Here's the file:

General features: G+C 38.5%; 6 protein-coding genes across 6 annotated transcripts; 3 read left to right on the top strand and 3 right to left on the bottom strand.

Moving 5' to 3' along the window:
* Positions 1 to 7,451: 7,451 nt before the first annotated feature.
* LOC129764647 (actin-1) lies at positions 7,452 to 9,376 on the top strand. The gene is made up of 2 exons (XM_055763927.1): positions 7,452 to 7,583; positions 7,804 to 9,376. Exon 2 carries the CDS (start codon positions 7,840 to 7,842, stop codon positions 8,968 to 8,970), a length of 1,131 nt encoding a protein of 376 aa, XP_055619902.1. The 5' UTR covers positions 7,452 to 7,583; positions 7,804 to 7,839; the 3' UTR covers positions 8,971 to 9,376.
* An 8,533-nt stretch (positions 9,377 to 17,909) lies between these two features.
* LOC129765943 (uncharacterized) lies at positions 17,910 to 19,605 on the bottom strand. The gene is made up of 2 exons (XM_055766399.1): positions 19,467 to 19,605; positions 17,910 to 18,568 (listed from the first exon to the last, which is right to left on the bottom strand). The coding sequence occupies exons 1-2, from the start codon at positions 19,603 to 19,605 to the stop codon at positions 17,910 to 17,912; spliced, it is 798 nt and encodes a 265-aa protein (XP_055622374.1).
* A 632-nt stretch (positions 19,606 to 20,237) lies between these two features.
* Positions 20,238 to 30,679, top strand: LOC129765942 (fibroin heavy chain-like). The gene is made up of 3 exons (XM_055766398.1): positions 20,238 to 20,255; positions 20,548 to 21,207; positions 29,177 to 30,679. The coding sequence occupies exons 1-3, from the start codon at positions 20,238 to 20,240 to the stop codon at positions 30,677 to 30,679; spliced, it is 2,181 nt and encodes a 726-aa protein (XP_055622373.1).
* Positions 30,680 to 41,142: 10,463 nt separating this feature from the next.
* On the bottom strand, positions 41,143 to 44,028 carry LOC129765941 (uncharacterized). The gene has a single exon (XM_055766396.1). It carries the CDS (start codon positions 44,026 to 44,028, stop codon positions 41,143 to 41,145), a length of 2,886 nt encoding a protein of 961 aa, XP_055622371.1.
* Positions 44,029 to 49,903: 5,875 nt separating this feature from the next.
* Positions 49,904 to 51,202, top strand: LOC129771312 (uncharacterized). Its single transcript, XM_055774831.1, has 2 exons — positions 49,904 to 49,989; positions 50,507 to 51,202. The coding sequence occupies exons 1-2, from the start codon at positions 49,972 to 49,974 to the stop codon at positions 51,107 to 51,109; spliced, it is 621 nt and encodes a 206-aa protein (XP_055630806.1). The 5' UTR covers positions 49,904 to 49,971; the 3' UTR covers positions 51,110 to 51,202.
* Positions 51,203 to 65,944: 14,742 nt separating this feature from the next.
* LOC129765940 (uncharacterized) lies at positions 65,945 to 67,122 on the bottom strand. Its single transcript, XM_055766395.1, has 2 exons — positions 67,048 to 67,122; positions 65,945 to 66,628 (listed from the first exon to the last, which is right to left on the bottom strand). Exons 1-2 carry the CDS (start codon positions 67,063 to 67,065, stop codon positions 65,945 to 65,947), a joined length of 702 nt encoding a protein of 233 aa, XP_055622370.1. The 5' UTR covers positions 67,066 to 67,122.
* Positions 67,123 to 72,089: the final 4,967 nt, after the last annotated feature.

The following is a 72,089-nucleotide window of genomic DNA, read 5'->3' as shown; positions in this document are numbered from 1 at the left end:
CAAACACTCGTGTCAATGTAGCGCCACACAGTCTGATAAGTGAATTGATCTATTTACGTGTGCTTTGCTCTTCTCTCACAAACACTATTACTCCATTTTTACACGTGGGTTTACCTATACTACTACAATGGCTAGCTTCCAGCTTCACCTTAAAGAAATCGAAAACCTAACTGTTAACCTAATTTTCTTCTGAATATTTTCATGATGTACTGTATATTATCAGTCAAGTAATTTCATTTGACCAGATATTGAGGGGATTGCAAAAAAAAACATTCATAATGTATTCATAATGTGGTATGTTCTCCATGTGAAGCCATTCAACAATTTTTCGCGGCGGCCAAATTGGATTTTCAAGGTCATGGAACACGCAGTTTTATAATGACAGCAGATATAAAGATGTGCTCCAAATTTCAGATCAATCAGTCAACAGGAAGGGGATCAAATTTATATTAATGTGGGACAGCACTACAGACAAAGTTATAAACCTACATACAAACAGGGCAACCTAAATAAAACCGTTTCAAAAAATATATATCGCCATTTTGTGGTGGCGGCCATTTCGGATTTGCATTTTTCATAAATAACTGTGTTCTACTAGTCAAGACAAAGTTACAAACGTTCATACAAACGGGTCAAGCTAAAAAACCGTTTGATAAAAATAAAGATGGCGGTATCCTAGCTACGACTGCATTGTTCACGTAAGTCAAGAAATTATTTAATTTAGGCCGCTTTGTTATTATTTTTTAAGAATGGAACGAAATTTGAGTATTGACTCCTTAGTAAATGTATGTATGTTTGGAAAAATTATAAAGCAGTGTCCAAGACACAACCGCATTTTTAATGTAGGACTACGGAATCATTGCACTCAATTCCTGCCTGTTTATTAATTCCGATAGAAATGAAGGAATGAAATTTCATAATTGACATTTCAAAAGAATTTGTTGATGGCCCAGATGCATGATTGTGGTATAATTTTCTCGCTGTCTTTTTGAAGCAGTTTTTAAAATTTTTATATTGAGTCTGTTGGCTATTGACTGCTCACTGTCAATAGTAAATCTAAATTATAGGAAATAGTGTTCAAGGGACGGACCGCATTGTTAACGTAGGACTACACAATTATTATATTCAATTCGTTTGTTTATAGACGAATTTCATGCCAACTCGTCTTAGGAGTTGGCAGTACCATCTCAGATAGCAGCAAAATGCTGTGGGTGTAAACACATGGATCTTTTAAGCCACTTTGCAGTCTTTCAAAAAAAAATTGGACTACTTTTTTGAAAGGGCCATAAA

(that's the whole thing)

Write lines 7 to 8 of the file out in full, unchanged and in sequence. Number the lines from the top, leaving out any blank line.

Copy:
* A 632-nt stretch (positions 19,606 to 20,237) lies between these two features.
* Positions 20,238 to 30,679, top strand: LOC129765942 (fibroin heavy chain-like). The gene is made up of 3 exons (XM_055766398.1): positions 20,238 to 20,255; positions 20,548 to 21,207; positions 29,177 to 30,679. The coding sequence occupies exons 1-3, from the start codon at positions 20,238 to 20,240 to the stop codon at positions 30,677 to 30,679; spliced, it is 2,181 nt and encodes a 726-aa protein (XP_055622373.1).